If you depend on the mass media and fashion magazines to define human beauty you will be exposed to an impoverished and monolithic viewpoint: beauty = youth.
But one artist is turning that assumption on its head and winning prestigious awards and rave reviews for her nude portraits that capture and celebrate the aging female body — wrinkles, age spots, sagging skin and all.
A new art exhibition from painter Aleah Chapin, called “The Aunties Project,” serves as a welcome reminder that beauty exists in far more shapes and forms than the advertising world would have us believe.
Chapin grew up on an island off the coast of Washington and has been painting portraits of her “Aunties”, the women she grew up with, her whole life. She uses the natural landscape as a backdrop to explore the beauty and chaos inherent in both nature and her subjects bodies, capturing the “acute individuality of freckles on skin—or veins on a rock.”
The process of painting subjects whom she has known from birth allows her, and the viewer, a glimpse into the journey through life that each body has taken. The landscapes, at once real and fantastical, reflect the same contained and perfect chaos found on the skin.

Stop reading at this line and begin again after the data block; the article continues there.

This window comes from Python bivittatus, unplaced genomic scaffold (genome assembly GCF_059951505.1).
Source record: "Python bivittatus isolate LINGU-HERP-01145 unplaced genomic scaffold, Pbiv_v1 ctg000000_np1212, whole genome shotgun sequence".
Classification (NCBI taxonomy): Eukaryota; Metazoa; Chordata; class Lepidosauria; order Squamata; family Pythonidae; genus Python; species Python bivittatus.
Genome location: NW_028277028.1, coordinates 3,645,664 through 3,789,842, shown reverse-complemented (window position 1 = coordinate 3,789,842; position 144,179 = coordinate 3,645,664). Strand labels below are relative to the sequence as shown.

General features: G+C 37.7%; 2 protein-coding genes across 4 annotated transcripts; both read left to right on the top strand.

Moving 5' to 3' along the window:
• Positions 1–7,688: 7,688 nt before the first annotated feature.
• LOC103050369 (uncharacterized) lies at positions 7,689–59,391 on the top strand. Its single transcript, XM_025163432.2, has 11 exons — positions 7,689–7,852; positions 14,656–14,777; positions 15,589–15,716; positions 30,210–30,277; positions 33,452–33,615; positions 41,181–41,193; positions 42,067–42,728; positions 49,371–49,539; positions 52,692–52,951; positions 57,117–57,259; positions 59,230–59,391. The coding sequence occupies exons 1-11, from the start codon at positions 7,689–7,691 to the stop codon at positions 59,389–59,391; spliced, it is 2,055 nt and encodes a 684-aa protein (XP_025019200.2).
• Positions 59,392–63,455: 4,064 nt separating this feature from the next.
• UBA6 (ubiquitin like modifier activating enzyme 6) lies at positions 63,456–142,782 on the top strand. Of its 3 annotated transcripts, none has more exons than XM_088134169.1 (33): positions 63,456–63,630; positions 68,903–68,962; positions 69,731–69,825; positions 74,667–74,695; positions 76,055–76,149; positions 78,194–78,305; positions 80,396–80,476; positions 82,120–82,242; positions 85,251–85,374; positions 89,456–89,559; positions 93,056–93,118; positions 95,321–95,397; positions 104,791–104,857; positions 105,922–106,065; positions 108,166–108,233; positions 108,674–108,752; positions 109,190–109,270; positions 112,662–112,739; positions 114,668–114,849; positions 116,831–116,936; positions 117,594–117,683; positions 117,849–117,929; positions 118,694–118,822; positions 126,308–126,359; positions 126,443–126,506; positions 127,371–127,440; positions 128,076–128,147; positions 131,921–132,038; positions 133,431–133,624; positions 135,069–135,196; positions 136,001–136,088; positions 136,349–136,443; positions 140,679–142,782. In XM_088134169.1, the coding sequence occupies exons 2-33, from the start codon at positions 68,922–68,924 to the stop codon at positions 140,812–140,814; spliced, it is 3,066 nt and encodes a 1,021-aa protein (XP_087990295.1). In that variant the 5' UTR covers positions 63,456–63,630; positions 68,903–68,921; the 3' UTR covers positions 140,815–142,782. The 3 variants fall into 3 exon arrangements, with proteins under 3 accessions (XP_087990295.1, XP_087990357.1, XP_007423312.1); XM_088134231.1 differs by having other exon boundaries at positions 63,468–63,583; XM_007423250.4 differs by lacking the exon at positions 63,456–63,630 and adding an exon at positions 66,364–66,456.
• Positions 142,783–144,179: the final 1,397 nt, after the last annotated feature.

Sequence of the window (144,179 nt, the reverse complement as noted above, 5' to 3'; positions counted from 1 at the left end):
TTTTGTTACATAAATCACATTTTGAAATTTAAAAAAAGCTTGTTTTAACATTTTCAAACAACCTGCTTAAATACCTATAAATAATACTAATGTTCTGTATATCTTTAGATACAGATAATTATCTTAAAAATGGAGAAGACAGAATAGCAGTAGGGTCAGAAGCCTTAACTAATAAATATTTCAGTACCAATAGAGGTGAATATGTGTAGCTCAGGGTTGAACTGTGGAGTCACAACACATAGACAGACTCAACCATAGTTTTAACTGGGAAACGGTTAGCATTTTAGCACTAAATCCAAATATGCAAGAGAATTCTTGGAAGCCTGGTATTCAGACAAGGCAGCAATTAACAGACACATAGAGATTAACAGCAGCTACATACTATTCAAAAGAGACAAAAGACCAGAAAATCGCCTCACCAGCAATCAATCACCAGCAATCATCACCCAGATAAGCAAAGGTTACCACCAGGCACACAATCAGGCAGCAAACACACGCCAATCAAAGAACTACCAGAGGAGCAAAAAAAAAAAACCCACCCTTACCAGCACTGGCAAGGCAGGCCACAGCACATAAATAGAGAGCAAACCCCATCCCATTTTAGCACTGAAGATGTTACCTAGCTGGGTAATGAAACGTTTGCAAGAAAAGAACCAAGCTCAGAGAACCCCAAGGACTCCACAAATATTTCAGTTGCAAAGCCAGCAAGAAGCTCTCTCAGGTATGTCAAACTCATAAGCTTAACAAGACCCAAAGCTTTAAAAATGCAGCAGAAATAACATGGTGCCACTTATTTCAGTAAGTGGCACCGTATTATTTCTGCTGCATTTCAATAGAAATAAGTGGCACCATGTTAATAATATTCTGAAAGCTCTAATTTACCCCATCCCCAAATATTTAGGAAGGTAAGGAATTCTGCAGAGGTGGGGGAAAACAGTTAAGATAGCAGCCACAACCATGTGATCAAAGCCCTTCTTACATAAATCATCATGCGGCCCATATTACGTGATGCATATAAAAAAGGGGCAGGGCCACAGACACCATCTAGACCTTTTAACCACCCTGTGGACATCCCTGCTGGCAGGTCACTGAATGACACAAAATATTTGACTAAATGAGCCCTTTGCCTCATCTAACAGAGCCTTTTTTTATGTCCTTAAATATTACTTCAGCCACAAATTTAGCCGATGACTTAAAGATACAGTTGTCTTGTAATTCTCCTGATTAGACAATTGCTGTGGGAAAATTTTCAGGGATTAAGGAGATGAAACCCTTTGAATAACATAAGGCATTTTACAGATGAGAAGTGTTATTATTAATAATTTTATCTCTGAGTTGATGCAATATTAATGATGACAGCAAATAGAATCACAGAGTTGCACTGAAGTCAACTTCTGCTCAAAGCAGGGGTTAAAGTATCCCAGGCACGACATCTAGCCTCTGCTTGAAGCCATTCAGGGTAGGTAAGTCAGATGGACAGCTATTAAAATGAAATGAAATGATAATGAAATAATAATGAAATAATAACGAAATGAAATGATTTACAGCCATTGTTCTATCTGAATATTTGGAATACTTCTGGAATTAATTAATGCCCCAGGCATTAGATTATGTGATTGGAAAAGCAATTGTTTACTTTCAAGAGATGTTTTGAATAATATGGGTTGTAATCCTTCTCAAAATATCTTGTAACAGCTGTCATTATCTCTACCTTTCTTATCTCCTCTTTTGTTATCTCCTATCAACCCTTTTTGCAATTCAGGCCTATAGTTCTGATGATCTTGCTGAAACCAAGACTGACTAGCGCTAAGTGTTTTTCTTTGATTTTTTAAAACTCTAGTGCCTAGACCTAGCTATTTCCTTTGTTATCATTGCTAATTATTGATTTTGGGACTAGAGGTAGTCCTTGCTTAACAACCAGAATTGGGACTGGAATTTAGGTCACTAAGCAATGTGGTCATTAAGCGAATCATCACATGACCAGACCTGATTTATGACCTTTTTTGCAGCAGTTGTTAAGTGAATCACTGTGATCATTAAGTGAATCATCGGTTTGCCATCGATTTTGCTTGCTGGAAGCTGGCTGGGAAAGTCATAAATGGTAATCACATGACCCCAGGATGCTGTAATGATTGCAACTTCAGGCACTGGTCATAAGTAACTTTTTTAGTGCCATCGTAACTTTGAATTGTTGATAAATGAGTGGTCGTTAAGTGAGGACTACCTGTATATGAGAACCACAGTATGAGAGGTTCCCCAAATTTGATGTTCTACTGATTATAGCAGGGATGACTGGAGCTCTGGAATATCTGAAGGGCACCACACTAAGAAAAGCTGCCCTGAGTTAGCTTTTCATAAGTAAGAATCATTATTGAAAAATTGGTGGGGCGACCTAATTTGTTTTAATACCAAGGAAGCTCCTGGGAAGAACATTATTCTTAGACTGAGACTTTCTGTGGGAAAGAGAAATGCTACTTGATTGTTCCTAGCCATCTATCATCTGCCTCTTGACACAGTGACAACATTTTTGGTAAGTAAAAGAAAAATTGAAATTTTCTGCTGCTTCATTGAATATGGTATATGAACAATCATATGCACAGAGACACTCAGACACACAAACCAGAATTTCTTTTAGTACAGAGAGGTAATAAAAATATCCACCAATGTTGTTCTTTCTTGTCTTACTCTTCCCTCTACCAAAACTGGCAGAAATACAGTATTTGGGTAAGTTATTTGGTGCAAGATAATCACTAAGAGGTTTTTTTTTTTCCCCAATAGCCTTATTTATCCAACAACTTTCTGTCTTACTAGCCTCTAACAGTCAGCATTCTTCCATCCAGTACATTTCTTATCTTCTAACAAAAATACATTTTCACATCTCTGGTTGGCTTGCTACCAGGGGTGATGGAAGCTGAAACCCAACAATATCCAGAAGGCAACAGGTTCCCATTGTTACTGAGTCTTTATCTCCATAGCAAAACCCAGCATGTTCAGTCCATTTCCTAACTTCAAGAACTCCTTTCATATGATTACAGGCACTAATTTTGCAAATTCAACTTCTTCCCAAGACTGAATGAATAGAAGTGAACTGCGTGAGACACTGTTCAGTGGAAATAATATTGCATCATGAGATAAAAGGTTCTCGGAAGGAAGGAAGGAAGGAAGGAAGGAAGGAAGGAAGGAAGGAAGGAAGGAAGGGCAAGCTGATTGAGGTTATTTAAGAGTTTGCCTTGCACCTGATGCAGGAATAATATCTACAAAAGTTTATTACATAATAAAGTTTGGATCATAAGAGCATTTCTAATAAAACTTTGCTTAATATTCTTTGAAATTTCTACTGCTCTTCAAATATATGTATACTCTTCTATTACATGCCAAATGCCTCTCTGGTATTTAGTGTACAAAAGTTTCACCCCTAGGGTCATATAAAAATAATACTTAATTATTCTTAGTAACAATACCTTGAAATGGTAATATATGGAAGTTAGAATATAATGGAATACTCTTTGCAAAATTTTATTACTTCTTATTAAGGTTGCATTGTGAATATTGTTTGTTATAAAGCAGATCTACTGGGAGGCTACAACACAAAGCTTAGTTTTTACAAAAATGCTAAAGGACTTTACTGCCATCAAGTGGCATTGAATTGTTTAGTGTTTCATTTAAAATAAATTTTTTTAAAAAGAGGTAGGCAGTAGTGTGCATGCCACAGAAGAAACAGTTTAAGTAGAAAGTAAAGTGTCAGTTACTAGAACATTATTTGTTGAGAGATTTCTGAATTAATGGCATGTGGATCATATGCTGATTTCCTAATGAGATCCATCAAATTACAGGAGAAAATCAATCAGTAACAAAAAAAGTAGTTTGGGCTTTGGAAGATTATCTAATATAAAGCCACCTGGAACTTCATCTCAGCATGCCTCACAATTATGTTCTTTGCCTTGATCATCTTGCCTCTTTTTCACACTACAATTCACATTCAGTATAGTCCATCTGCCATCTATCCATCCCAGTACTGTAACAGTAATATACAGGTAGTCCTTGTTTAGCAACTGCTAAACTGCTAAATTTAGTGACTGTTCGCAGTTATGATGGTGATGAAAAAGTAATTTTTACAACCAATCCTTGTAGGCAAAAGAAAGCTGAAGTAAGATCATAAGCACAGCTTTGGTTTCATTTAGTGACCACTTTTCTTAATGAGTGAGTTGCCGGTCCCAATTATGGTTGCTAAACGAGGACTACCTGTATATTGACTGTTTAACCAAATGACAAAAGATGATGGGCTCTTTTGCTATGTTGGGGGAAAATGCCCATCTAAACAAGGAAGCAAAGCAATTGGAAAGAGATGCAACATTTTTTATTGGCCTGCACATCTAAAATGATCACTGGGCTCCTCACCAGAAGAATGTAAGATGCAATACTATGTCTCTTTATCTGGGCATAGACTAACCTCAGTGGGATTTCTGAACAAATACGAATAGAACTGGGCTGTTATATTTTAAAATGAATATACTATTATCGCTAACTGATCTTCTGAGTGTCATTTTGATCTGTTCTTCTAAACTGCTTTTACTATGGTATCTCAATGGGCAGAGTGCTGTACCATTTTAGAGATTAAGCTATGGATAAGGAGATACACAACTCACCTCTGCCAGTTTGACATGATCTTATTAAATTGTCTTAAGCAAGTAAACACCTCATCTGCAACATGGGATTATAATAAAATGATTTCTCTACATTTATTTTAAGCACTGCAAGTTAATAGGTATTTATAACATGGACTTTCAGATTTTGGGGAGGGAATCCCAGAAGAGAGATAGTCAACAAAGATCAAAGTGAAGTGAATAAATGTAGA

The woman above, who is the subject of Chapin’s prize-winning portrait “Auntie“, is a friend of Chapin’s Mother’s and was in the room when she was born. Chapin has known her all her life.
Chapin said her work “examines my personal history through the people who have shaped it. On our bodies is left a map of our journey through life. The process of painting these women allowed me a glimpse of that journey and brought me into the present moment of our shared history.”
Her realist approach does not shy away from the realities of aging and boldly explores the idiosyncrasies of human flesh in later life, tracing its unique contours, wrinkles, translucence and even the ravages of diseases such as breast cancer.
Artist Daniel Maidman reviewed Chapin’s exhibit on Huffington Post and wrote of her subject’s casual approach to posing nude:
“Their nudity does not seem to be such a huge big deal to them – their shoulders and arms are relaxed – but their chins are raised and their eyes hooded in their direct gaze at the viewer, suggesting that they are prepared to vigorously defend their position.”
Chapin is one of the youngest artists ever to win the prestigious BP Portrait Award in 2012, which was contested by 2,187 artists from 74 countries. Her exhibit “Aunties Project” is showing at Flowers Gallery in New York until February 23.
If ChangingAging gave awards for art, Chapin would be the first recipient.